Japan’s $12B Monju Fast Breeder Reactor Program On Hold After 2 Decades of Dev’t

Almost a year after the Fukushima nuclear facility incident that left thousands of lives lost, Japan’s dreams of being able to unceasingly recycle nuclear fuel has met a big roadblock, amid expert opinion that using a once-through cycle for nuclear fuels is the most viable option at this point. With this, more than two decades of work and US$ 12 billion in investment seem to be going down the drain.

An aerial view of Japan's Monju prototype fast breeder nuclear reactor at Tsuruga, central Japan, in this file photo. The Japan Atomic Energy Commission is moving to mothball the facility and keep the technology on hold for the next 20-30 years due to technological considerations. (AP Photo/Kyodo News)

Japan’s Monju fast breeder reactor was supposed to be a “dream reactor,” says the program’s director-general Satoru Kondo. It was supposed to be able to power Japan for 100 to 200 years. However, the dream has taken decades to pursue, and even with the reactor going “critical” in 1994, it has only generated elecrticity for one hour.

The experimental facility in Fukui Prefecture started construction in 1986, and is intended to reprocess spent nuclear reactor fuel to produce plutonium, which can be subsequently recycled to generate electricity for the country’s 54 nuclear reactors. However, a February 23 report by the Japan Atomic Energy Commission in review of the country’s fuel cycle production policy has deemed that a fast-breeder reactor program is not the most viable option due to technological constraints, at least in the next two to three decades, according to Oilprice.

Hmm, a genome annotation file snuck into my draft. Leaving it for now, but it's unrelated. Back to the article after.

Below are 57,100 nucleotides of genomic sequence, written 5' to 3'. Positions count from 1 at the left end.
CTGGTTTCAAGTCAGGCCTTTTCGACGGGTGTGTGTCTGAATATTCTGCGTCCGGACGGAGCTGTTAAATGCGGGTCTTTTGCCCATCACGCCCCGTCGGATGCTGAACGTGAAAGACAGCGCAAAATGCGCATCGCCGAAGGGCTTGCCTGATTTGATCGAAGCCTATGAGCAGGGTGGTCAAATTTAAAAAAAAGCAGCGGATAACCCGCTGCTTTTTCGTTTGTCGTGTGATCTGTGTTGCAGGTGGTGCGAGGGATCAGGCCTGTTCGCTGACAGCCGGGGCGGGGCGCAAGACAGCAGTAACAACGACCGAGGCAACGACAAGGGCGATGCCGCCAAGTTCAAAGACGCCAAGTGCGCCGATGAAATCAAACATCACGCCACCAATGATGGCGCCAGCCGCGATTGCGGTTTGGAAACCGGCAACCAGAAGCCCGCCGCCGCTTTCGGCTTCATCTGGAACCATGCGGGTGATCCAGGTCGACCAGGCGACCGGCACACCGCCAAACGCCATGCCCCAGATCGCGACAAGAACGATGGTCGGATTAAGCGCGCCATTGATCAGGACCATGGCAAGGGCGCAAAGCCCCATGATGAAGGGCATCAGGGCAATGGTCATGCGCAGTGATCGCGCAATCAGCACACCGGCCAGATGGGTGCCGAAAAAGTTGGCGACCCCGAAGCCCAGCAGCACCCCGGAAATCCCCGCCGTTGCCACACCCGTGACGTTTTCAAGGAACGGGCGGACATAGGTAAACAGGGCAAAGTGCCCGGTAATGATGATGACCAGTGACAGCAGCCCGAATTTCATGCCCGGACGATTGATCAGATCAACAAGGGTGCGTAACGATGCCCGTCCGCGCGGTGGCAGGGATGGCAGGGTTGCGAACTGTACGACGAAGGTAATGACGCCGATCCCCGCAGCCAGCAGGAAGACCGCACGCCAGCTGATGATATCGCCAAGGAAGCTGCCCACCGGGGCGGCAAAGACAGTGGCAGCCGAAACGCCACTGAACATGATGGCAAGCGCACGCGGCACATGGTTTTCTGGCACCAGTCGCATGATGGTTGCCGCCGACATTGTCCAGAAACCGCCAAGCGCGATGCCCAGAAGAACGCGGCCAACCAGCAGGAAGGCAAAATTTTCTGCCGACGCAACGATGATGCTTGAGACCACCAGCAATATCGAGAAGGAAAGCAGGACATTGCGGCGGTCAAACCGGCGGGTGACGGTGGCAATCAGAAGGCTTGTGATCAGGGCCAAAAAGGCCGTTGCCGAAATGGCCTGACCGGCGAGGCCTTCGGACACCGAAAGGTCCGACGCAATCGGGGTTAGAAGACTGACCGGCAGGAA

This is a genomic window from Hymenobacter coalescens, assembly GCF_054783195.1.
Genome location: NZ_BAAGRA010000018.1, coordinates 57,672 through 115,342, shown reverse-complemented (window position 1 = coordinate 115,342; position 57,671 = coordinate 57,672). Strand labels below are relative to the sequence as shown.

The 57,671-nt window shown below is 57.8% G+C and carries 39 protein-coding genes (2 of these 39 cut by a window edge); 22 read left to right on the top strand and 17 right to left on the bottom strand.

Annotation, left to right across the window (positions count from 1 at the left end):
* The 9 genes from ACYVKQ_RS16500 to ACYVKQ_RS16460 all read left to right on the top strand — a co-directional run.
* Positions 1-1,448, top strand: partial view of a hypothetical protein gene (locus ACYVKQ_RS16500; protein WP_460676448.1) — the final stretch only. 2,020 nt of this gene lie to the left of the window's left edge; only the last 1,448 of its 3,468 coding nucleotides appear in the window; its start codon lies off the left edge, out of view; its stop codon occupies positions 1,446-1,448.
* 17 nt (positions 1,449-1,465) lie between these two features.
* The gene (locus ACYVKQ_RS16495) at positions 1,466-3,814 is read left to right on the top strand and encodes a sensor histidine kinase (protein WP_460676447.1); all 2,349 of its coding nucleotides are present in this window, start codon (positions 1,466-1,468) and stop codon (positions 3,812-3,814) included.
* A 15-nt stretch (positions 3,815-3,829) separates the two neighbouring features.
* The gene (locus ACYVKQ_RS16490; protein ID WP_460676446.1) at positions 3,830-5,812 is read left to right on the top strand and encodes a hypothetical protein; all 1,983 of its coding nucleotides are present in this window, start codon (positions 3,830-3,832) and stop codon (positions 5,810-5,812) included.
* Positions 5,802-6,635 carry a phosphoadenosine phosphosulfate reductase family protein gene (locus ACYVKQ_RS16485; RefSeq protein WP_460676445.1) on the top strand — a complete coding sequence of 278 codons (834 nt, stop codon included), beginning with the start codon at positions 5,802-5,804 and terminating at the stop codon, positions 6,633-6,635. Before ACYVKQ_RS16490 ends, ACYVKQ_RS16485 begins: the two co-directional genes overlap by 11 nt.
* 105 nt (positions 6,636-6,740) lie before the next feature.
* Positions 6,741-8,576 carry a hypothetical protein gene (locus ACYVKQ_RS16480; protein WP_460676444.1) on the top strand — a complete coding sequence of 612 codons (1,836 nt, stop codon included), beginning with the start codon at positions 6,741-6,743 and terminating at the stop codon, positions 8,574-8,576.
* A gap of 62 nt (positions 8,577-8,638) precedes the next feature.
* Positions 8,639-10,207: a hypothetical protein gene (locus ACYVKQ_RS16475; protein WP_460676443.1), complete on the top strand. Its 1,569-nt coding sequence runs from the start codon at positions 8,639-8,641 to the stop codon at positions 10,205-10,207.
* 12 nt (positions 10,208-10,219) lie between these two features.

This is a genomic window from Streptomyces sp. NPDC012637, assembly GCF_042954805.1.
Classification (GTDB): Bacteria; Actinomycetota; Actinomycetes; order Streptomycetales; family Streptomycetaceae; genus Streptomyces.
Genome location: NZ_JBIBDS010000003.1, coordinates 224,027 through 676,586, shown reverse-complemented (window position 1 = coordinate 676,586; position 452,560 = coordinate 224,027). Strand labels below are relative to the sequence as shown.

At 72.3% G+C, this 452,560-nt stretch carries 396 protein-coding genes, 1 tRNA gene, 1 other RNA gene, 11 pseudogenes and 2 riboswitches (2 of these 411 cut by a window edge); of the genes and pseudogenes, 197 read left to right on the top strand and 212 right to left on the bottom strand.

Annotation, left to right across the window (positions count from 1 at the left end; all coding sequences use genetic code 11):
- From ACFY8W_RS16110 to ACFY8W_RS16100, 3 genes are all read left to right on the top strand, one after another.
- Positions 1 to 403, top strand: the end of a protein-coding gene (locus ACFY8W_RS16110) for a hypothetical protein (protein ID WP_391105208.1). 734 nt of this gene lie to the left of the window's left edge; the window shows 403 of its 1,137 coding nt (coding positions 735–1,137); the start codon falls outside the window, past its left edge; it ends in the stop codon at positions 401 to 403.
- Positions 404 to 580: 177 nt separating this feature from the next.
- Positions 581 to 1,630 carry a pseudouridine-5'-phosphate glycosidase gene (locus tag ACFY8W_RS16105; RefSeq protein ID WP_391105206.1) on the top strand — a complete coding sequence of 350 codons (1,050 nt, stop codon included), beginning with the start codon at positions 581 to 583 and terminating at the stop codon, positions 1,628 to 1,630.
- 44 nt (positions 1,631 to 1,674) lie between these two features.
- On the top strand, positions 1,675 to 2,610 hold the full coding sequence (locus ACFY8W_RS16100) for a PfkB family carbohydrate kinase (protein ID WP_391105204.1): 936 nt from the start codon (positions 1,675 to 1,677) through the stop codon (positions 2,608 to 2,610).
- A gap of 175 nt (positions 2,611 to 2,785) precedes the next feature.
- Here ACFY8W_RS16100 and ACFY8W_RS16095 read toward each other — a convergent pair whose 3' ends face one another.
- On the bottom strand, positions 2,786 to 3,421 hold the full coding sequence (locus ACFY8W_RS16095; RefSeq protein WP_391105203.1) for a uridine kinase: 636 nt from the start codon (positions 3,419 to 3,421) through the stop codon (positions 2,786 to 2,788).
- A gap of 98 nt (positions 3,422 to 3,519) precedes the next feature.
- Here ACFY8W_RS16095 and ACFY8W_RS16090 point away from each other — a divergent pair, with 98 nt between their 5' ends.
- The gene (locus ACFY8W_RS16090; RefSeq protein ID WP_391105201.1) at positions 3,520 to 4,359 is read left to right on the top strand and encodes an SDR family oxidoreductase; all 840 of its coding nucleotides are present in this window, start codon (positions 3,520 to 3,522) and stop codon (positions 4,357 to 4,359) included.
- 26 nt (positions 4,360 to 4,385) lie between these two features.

The Japan Atomic Energy Commission subcommittee commented in a draft document summarizing its discussions that the country’s best option during the next 20-30 years instead of reprocessing spent nuclear fuel would be instead to recycle plutonium-uranium mixed oxide (MOX) reactor fuel. The subcommittee recommended that spent nuclear fuel be treated in the “once-through” cycle, where after it is burned in a nuclear reactor the spent fuel is buried after being used in nuclear reactors just one time rather than recycled.

As such, US$ 12 billion invested in the past 20 years remains to be an unfulfilled dream. Japan will have to continue importing costly uranium fuel. Japan’s nuclear power industry is “back to square one” in its quest for limitless energy — at least in the next couple of decades.